Pali: The canon of texts preserved by the Theravada school and, by extension, the language in which those texts are composed.
pañña: Discernment; insight; wisdom; intelligence; common sense; ingenuity.
papañca: Complication, proliferation. The tendency of the mind to proliferate issues from the sense of "self." This term can also be translated as self-reflexive thinking, reification, falsification, distortion, elaboration, or exaggeration. In the discourses, it is frequently used in analyses of the psychology of conflict. [MN 18]
parami (also paramita): Perfection of the character. A group of ten qualities developed over many lifetimes by a bodhisatta, which appear as a group in the Pali Canon only in the Jataka ("Birth Stories"): generosity (dana), virtue (sila), renunciation (nekkhamma), discernment (pañña), energy/persistence (viriya), patience/forbearance (khanti), truthfulness (sacca), determination (adhitthana), good will (metta), and equanimity (upekkha).
paticca-samuppada: Dependent co-arising; dependent origination. A map showing the way the aggregates (khandha) and sense media (ayatana) interact with ignorance (avijja) and craving (tanha) to bring about stress and suffering (dukkha). As the interactions are complex, there are several different versions of paticca samuppada given in the suttas. In the most common one, the map starts with ignorance. In another common one, the map starts with the interrelation between name (nama) and form (rupa) on the one hand, and sensory consciousness (viññana) on the other.
patipada: Road, path, way; the means of reaching a goal or destination. The "Middle way" (majjhima-patipada) taught by the Buddha; the path of practice described in the fourth noble truth (dukkhanirodhagamini-patipada).
Peta: A "hungry shade" or "hungry ghost" -- one of a class of beings in the lower realms, sometimes capable of appearing to human beings. The petas are often depicted in Buddhist art as starving beings with pinhole-sized mouths through which they can never pass enough food to alleviate their hunger.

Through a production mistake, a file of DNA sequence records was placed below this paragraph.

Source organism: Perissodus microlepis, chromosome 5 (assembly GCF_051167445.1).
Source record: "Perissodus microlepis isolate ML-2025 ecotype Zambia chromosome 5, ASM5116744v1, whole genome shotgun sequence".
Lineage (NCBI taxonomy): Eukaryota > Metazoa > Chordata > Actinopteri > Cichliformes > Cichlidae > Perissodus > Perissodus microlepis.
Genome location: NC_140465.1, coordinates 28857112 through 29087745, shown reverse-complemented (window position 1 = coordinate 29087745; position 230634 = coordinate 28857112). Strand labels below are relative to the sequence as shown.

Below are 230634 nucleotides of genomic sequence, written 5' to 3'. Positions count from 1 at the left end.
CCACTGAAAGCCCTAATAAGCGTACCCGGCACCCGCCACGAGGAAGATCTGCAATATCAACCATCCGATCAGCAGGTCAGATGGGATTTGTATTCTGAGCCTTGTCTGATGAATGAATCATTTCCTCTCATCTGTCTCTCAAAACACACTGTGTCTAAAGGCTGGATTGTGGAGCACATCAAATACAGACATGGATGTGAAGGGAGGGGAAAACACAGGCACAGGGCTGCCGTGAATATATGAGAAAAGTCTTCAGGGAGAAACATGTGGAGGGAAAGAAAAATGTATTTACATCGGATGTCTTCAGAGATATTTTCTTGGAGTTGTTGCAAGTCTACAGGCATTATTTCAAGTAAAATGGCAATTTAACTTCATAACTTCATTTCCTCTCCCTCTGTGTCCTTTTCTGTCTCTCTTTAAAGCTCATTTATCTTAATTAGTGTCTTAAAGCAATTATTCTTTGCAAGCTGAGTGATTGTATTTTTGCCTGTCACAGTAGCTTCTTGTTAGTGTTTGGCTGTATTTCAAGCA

puñña: Merit; worth; the inner sense of well-being that comes from having acted rightly or well and that enables one to continue acting well.
run-of-the-mill person: See puthujjana.
rupa: Body; physical phenomenon; sense datum. The basic meaning of this word is "appearance" or "form." It is used, however, in a number of different contexts, taking on different shades of meaning in each. In lists of the objects of the senses, it is given as the object of the sense of sight. As one of the khandha, it refers to physical phenomena or sensations (visible appearance or form being the defining characteristics of what is physical). This is also the meaning it carries when opposed to nama, or mental phenomena.
sabhava-dhamma: Condition of nature; any phenomenon, event, property, or quality as experienced in and of itself.
saddha: Conviction, faith. A confidence in the Buddha that gives one the willingness to put his teachings into practice. Conviction becomes unshakeable upon the attainment of stream-entry (see sotapanna).
sadhu: (exclamation) "It is well"; an expression showing appreciation or agreement.
sagga: Heaven, heavenly realm. The dwelling place of the devas. Rebirth in the heavens is said to be one of the rewards for practicing generosity (see dana) and virtue (see sila). Like all waystations in samsara, however, rebirth here is temporary. See also sugati.